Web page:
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Jones v. Res-Care

In the United States Court of Appeals For the Seventh Circuit


July 16, 2010

TAMIKA JONES, PLAINTIFF-APPELLANT,
v.
RES-CARE, INCORPORATED AND SHANEMCFALL, DEFENDANTS-APPELLEES.

Appeal from the United States District Court for the Southern District of Indiana, Indianapolis Division. No. 07 CV 845-William T. Lawrence, Judge.

The opinion of the court was delivered by: Darrah, District Judge.*fn1

ARGUED MARCH 31, 2010

Before MANION and WILLIAMS, Circuit Judges, and DARRAH, District Judge.

Tamika Jones filed suit against her employer, Res-Care, Inc., and another Res-Care employee, Shane McFall, in the United States District Court for the Southern District of Indiana. Jones alleged discrimination because of race and retaliation under Title VII of the Civil Rights Act of 1964. Jones also brought claims under state law for slander per se, negligent supervision and vicarious liability under the doctrine of respondeat superior. On July 21, 2009, the district court granted Defendants' motion for summary judgment on all claims.

BACKGROUND

Jones is an African-American female who was thirty-two years old at the commencement of this suit. Jones was hired by Res-Care on February 19, 2001, to work in its facility in Indianapolis, Indiana. Jones's initial position was "program director." On January 20, 2003, Jones transferred positions, becoming a "scheduler." On September 20, 2004, Jones transferred positions again, becoming a Human Resources Representative.

Jones claimed that her job responsibilities increased substantially with each of these transfers and that, at the time, she considered both moves promotions. However, Jones's compensation did not increase. Jones points to several Caucasian Res-Care employees who did receive pay increases upon being transferred to positions with greater responsibilities. Jones, after taking on added job responsibilities, requested a pay increase from McFall, the Executive Director of the Indianapolis facility; but McFall refused.

Jones claimed that when McFall was Executive Director, Caucasian employees in the Human Resources Department were treated more favorably than African-American employees. Jones was required to submit a Paid-Time-Off request ("PTO") to receive time off; whereas, non-African-American employees took paid vacation time without being required to submit a PTO. McFall also denied Jones's request for tuition reimbursement for a course she took in managing business information systems, despite having approved tuition reimbursement requests from non-African-American employees.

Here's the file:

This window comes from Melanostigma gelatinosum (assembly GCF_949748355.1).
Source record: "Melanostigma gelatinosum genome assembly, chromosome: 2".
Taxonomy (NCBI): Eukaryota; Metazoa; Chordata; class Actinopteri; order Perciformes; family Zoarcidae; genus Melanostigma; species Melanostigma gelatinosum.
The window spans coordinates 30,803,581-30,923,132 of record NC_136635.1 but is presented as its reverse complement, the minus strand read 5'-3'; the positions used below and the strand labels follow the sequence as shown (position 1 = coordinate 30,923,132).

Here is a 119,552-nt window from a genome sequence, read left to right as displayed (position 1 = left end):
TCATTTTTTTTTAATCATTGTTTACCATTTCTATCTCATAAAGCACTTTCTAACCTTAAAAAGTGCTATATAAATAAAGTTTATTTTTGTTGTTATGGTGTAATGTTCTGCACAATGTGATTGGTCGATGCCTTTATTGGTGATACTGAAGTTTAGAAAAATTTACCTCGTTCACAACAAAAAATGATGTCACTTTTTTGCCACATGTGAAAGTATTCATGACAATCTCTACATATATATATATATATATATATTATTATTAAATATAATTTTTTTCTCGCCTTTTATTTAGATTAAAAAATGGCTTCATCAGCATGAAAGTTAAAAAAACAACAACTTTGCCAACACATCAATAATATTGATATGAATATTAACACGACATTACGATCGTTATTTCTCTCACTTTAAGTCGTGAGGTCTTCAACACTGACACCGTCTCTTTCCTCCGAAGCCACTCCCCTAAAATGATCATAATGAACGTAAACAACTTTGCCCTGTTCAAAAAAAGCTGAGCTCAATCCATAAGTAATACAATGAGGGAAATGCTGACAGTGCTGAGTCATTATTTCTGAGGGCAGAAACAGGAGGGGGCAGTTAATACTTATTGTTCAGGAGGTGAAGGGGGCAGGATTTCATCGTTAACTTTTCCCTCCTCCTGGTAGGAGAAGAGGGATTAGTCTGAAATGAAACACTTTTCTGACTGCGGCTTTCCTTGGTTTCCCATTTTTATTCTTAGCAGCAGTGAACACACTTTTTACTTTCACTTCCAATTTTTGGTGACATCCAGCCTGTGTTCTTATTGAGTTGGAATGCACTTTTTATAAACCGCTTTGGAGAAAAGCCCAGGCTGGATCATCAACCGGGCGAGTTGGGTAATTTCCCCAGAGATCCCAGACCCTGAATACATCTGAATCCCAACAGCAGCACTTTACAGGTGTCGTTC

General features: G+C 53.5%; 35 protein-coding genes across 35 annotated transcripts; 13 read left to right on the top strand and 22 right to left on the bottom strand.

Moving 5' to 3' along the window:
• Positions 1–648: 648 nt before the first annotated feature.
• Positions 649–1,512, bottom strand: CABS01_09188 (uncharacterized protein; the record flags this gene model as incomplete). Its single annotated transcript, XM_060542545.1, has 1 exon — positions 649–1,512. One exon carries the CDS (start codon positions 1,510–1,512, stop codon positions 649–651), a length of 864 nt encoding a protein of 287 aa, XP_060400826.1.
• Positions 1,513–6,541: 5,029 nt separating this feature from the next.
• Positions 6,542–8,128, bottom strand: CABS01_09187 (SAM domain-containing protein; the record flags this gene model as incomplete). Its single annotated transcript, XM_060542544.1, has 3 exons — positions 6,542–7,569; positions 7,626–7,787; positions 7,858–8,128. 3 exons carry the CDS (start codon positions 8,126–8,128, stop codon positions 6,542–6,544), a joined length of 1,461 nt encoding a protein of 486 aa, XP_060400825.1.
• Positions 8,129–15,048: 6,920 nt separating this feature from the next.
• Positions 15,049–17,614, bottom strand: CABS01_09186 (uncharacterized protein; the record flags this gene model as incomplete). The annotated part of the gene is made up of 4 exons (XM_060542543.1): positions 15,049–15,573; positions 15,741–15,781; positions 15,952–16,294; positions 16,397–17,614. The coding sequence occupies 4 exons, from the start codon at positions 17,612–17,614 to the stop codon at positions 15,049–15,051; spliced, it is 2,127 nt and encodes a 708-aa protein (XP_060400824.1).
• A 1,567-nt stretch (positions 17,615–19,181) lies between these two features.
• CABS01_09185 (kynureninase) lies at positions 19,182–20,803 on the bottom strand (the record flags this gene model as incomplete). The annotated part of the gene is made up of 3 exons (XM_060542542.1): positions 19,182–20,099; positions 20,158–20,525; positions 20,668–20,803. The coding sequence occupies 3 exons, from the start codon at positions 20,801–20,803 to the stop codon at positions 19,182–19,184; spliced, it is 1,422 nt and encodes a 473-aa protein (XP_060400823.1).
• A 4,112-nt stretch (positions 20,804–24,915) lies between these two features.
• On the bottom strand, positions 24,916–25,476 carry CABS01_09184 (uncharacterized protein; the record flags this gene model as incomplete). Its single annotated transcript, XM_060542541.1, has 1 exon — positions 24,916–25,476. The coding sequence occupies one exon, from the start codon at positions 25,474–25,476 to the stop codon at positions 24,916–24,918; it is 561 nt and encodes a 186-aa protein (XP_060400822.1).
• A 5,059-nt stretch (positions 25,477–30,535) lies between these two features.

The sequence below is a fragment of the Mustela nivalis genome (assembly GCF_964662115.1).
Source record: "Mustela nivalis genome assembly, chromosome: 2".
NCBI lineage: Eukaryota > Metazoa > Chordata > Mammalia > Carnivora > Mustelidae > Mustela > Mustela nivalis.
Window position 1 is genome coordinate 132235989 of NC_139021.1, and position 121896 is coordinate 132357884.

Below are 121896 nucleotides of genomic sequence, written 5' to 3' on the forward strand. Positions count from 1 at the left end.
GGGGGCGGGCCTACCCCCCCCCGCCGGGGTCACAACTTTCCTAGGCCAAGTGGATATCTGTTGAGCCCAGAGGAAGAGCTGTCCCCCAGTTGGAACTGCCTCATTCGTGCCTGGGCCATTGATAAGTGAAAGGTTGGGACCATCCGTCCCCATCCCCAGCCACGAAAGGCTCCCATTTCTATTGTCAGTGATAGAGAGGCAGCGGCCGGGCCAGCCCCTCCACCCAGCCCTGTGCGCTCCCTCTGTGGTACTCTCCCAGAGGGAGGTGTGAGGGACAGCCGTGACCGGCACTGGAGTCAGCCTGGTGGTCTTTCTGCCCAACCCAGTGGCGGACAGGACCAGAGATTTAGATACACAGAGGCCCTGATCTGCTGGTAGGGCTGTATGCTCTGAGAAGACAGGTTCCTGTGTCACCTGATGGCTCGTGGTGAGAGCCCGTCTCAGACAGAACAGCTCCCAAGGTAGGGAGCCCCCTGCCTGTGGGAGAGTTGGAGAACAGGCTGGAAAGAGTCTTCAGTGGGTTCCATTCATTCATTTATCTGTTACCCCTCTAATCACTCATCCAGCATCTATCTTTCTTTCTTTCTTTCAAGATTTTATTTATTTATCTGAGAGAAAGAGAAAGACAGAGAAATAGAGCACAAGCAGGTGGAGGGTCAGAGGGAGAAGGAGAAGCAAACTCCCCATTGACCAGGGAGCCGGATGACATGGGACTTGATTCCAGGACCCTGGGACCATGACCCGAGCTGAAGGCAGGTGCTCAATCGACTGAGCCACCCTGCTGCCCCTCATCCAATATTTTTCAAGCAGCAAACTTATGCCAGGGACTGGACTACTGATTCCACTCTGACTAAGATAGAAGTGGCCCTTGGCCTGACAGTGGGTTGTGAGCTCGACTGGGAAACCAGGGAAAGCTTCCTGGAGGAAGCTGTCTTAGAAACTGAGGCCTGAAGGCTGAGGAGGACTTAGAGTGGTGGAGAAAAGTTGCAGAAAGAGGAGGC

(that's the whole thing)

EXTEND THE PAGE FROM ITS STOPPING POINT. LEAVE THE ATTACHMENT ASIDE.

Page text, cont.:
Before McFall became Executive Director at the Indianapolis facility in April 2005, he was Executive Director of Res-Care's facility in Sheridan, Indiana. When McFall left Sheridan to come to Indianapolis, Jones applied for the Sheridan Executive Director position. Of the four applicants for the position, Jones was the only AfricanAmerican. As part of the application process, Jones interviewed with McFall. Jones claimed that, rather than engage in substantive discussions about the job, McFall made several comments suggesting that Jones would not be a good fit for the Sheridan position because of her race. Jones was not hired for the Sheridan position.

In November 2005, Jones applied for the position of Director of Human Resources at the Indianapolis facility. Jones had acted as Interim Director of Human Resources on two prior occasions and had received training for the position from the outgoing Director. McFall conducted what Jones calls a pro-forma interview with Jones but hired a Caucasian, Janice Neefe, for the position.

Around June 2006, the position of Director of Supported Living became vacant. Jones claimed to have told McFall that she was interested in the position. McFall allegedly made it clear to Jones that she would not be hired for the position because she was not on his team. McFall hired a Caucasian individual for the position.

On August 11, 2006, Jones filed her first charge of discrimination with the Equal Employment Opportunity Commission ("EEOC"). Jones cited, among other alleged instances of discrimination on the basis of race, the failure to promote Jones to Human Resources Director and disparate treatment with respect to tuition reimbursement.